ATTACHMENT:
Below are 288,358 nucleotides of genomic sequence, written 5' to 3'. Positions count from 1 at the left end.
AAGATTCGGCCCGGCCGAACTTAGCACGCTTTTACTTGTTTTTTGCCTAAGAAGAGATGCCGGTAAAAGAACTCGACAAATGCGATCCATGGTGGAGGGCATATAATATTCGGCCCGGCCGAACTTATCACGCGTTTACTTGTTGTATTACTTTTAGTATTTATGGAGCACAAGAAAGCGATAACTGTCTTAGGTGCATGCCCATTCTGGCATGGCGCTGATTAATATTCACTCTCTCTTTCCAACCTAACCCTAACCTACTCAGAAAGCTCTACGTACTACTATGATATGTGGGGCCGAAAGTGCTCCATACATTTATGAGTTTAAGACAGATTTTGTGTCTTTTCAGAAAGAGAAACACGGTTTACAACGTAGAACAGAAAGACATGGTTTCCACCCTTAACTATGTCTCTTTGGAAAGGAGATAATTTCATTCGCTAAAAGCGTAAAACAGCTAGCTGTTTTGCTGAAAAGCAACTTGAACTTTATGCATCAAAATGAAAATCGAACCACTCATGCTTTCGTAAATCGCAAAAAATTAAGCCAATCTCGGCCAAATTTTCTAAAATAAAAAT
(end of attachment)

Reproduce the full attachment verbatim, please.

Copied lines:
Below are 288,358 nucleotides of genomic sequence, written 5' to 3'. Positions count from 1 at the left end.
AAGATTCGGCCCGGCCGAACTTAGCACGCTTTTACTTGTTTTTTGCCTAAGAAGAGATGCCGGTAAAAGAACTCGACAAATGCGATCCATGGTGGAGGGCATATAATATTCGGCCCGGCCGAACTTATCACGCGTTTACTTGTTGTATTACTTTTAGTATTTATGGAGCACAAGAAAGCGATAACTGTCTTAGGTGCATGCCCATTCTGGCATGGCGCTGATTAATATTCACTCTCTCTTTCCAACCTAACCCTAACCTACTCAGAAAGCTCTACGTACTACTATGATATGTGGGGCCGAAAGTGCTCCATACATTTATGAGTTTAAGACAGATTTTGTGTCTTTTCAGAAAGAGAAACACGGTTTACAACGTAGAACAGAAAGACATGGTTTCCACCCTTAACTATGTCTCTTTGGAAAGGAGATAATTTCATTCGCTAAAAGCGTAAAACAGCTAGCTGTTTTGCTGAAAAGCAACTTGAACTTTATGCATCAAAATGAAAATCGAACCACTCATGCTTTCGTAAATCGCAAAAAATTAAGCCAATCTCGGCCAAATTTTCTAAAATAAAAAT